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By Tom Roudybush
For Exotic Bird Report Number 5 (1/1/1986)


Sunflower seeds have been common components of psittacine diets for many years. Recently however, their use has been questioned because they are reputed to cause behavioral problems. It has been suggested in advertisements and by some aviculturists that they contain harmful substances which are responsible for poor breeding, feather problems and aggressive behaviors such as biting. As was pointed out in Exotic Bird Report, No. 1 (1983), there have been no published studies to document these assertions.


The opinion that sunflower seeds are harmful is based on the claim that they contain a substance called papaverine, which is claimed to be a deleterious narcotic. No substantiation for this claim has been published, yet the myth is perpetuated. Where does the truth lie?


Papaverine, produced by the opium poppy, is an alkaloid which was discovered in 1848 by G. Merck in Germany. It is not a narcotic by either a legal or pharmacologic definition but rather is classified as a smooth muscle relaxant that is used in internal medicine. No plant except: the opium poppy has been shown to produce papaverine.


Although there is no logical reason to suspect the presence of papaverine in sunflower seeds, aviculturists have been concerned about this possibility, hence attempts were made to determine whether or not it is true. This was difficult initially because high levels of fat in sunflower seeds mask the papaverine during conventional analysis. By use of different techniques, however, the evidence is strong that the seeds contain no papaverine. The best method for finding out whether small amounts of a substance can be detected is to submit to the laboratory a series of samples with known amounts of the substance added to some of the samples. If the analytic technique is adequate to detect -small amounts of papaverine, for example, the laboratory report should show that samples to which papaverine has been added (spiked) contain more papaverine than samples to which none was added.


I undertook just such a test with the cooperation of a commercial laboratory*. A sample was prepared from California Grey Stripe sunflower seeds, obtained from a local retail store, by grinding the entire sample and dividing it into three lots. One was spiked with 100 ppm (100 mg per kg) papaverine, a second with 10 ppm papaverine and a third left unspiked. The samples were labeled by a code so that analysts at Curis & Tompkins did not know their identities, and analyses were carried out by chromatographic and mass spectrographic methods. The results are presented in the table. The detection limit of the methods used was 1.0 ppm; 0.1 ppm would have shown as a trace.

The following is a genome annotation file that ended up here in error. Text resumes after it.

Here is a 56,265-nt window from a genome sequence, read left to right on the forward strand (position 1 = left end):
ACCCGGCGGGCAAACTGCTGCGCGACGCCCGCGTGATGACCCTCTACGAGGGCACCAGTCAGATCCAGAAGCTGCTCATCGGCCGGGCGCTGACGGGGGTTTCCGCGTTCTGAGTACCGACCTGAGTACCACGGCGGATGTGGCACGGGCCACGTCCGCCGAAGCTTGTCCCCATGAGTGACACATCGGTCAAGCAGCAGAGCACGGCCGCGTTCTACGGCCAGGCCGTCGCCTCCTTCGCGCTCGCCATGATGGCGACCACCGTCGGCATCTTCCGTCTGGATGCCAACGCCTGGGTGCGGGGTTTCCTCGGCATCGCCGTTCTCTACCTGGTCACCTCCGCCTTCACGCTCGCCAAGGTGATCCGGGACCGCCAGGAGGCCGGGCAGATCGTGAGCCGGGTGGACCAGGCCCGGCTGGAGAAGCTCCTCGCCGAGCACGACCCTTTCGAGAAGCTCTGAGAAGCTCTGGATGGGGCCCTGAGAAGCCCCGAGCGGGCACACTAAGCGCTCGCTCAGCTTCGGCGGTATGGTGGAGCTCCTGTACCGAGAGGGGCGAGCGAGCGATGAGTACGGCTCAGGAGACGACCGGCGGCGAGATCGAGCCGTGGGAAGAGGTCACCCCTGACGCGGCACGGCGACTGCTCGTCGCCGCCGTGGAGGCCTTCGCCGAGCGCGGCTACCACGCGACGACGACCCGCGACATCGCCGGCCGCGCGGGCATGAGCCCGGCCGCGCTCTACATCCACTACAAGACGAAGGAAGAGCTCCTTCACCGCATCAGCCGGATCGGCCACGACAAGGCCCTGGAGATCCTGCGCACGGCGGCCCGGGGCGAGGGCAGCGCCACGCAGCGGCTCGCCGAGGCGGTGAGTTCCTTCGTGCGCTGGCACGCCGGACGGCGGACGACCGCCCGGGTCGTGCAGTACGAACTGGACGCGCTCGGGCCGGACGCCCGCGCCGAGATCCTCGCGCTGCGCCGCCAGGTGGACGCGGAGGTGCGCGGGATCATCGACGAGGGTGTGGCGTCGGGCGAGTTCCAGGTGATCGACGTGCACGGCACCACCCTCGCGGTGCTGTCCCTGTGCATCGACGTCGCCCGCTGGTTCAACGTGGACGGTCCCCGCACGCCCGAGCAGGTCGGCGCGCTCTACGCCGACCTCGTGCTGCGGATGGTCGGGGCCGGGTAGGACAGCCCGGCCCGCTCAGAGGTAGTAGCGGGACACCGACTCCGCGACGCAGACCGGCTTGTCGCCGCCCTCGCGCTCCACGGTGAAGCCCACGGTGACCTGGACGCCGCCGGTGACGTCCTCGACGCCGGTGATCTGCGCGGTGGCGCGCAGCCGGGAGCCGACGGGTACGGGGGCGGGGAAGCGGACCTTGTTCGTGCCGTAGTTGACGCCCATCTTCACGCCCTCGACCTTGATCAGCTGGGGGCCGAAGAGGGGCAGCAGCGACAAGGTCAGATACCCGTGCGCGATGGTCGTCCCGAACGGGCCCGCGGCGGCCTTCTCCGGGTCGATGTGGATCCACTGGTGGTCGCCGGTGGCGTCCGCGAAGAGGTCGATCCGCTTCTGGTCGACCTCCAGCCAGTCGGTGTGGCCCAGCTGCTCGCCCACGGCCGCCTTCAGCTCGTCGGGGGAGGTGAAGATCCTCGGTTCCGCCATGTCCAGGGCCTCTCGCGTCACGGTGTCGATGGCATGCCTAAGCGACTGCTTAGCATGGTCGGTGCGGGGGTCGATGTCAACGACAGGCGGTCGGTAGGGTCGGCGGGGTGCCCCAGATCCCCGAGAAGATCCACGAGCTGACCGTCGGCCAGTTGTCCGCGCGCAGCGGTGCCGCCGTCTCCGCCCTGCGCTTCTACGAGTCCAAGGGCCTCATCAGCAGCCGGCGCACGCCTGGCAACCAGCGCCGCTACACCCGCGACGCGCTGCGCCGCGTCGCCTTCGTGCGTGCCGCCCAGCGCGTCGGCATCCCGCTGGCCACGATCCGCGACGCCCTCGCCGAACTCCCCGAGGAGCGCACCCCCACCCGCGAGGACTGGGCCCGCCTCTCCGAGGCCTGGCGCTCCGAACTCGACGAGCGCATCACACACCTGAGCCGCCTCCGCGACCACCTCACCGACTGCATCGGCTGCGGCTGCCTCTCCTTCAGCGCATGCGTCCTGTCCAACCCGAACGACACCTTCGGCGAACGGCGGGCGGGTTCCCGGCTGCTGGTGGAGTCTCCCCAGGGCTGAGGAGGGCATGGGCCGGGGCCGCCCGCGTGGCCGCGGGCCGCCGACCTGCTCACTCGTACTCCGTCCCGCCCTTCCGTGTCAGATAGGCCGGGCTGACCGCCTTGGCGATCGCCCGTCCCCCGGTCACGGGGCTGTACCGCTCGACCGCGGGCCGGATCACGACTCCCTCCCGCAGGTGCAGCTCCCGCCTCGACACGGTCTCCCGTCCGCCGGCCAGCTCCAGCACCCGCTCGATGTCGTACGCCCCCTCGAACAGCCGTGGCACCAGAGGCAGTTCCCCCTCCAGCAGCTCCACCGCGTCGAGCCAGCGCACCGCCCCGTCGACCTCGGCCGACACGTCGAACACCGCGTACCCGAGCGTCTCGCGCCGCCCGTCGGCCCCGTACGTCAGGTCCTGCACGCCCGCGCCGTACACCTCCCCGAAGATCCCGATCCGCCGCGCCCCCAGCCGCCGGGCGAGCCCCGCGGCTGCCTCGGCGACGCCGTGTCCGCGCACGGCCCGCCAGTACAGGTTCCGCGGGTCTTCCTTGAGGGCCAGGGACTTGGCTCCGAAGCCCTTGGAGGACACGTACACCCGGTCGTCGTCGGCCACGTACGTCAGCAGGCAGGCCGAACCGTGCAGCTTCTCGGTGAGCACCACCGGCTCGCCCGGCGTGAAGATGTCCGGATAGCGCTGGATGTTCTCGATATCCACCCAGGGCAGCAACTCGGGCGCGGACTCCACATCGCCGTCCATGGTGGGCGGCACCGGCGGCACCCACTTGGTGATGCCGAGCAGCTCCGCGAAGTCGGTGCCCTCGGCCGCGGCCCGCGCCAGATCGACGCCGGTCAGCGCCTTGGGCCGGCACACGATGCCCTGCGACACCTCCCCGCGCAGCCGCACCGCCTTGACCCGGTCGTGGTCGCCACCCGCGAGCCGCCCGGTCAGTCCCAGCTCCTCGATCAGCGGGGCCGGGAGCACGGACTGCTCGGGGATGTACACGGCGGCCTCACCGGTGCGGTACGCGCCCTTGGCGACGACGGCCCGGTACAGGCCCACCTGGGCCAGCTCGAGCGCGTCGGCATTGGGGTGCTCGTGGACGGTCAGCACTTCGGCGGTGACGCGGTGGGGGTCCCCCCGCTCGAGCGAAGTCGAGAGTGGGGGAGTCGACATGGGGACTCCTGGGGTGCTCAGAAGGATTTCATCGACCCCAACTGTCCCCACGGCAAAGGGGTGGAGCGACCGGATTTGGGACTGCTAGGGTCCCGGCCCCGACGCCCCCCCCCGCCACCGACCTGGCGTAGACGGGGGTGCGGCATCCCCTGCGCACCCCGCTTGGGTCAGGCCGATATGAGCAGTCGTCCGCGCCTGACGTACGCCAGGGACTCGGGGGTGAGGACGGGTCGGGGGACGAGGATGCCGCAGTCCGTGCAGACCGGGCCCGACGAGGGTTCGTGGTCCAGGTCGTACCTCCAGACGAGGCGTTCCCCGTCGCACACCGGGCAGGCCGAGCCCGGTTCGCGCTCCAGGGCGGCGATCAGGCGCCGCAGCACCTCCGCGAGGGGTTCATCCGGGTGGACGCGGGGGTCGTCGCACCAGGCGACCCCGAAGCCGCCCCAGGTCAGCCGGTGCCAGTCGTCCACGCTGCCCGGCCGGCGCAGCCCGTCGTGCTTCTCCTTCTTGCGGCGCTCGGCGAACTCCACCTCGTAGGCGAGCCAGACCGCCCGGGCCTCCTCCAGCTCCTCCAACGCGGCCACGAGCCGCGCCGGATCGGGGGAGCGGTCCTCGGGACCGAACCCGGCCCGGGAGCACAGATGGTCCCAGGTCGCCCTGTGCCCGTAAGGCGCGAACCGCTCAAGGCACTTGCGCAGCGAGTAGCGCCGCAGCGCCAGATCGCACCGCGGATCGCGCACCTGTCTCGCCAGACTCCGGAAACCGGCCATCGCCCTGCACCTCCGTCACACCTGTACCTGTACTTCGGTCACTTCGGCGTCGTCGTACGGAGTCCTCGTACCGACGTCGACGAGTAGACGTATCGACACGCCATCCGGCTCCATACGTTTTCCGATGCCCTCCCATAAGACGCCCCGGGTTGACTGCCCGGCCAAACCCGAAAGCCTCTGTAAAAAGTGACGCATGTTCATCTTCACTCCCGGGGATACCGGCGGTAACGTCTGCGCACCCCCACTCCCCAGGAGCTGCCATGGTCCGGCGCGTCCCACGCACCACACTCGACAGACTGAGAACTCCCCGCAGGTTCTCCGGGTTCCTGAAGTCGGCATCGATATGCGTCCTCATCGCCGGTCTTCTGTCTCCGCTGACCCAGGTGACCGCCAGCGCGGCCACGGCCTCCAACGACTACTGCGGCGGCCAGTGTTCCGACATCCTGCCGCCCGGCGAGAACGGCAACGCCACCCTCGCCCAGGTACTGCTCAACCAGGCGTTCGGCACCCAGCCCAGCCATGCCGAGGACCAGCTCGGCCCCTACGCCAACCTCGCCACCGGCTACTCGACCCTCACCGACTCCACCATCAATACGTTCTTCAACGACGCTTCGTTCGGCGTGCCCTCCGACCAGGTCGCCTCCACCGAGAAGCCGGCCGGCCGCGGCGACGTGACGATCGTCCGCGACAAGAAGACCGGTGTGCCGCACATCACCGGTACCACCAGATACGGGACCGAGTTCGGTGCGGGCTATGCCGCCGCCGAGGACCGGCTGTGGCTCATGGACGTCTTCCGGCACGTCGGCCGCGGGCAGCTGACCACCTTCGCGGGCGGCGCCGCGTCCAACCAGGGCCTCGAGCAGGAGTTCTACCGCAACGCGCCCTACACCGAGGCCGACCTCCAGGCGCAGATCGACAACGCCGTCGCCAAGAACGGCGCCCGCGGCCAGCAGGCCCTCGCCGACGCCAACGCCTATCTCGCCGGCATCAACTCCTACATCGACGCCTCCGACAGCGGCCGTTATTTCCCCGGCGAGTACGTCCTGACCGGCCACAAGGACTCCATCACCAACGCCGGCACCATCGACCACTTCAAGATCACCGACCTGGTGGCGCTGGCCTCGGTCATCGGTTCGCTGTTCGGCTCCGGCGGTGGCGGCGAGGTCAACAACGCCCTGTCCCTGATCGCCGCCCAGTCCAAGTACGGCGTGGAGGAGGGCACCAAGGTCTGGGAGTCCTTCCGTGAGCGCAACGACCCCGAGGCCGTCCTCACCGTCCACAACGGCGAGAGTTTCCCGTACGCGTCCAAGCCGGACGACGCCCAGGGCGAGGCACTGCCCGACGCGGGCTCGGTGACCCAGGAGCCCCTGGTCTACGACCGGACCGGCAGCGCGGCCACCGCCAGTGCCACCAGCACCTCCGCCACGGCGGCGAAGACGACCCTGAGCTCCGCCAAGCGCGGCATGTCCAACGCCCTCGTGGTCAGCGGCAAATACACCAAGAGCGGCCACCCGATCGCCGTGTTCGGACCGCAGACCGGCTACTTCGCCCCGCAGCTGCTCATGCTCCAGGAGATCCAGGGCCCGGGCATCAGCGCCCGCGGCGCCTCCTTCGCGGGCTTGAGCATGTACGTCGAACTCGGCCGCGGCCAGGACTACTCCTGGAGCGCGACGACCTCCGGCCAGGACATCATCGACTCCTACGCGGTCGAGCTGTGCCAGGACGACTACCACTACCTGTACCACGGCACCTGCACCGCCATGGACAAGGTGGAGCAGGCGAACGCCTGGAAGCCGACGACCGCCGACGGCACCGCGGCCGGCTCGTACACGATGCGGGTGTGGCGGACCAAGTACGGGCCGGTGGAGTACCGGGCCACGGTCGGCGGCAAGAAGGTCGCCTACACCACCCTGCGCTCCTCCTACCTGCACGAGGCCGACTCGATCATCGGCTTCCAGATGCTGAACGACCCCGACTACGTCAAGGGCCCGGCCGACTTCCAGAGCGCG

Papaverine in Sunflower Seeds

Added                          Found

100 ppm                      60 ppm

10 ppm                        8 ppm

0 ppm                          no trace


*Curtis & Tompkins, Ltd. Analytical Laboratories, 290 Division Street, San Francisco, CA 94105


The results of the analyses show clearly that no more than 0.1 ppm of papaverine could be present in the seeds. For a parrot that weighs l00g and eats 4.8g sunflower meats per day, less than 0.1 ppm of papaverine would translate to less than 0.0048 mg per kg body weight per day. (calculations: 0.1 ppm - 0.1 mg per kg food; therefore 4.8 g food contains less than 0.00048 mg. The parrot weighs 100 g — 0.1 kg; therefore 0.00048 mg + 0.1 kg = 0.0048 mg per kg body wt. per day). As judged by the effective dose used in human patients (8.5 mg per kg body wt per day), the amount that would be ingested by an l00g parrot if it ate only sunflower seeds (less than 0.0048 mg per kg body wt per day) is exceedingly small.


The results obtained are those one would expect from such an analysis. The sample containing 100 ppm was measured at only 60 ppm because at this high concentration the precision of the technique becomes reduced. At 10 ppm the accuracy is better, again as one would expect, because it is in that part of the range where there is a linear response of the equipment to changes in concentration of papaverine. The technique is a useful method for looking for papaverine. When no papaverine was added, none was found.


The results obtained should clear up any controversy about the presence of papaverine in sunflower seeds, because this sensitive analysis of sunflower seeds has failed to detect the alkaloid. The technique was tested with spiked samples in a blind test and shown to be accurate. Until reliable evidence to the contrary appears, we are left with only one conclusion: Sunflower seeds do not contain papaverine.


Avicultural science and management must, like all sciences, hold evidence to the light for rigorous testing. Claims for benefits or adverse effects must be tested by experiment, not by opinion or testimonial. It is the obligation of the person making a claim to present the evidence on which the conclusion is based, quantitative and detailed evidence that can be verified independently. Conclusions drawn after being subjected to this scrutiny become stronger, more reliable, and most useful for application in the real world of aviculture.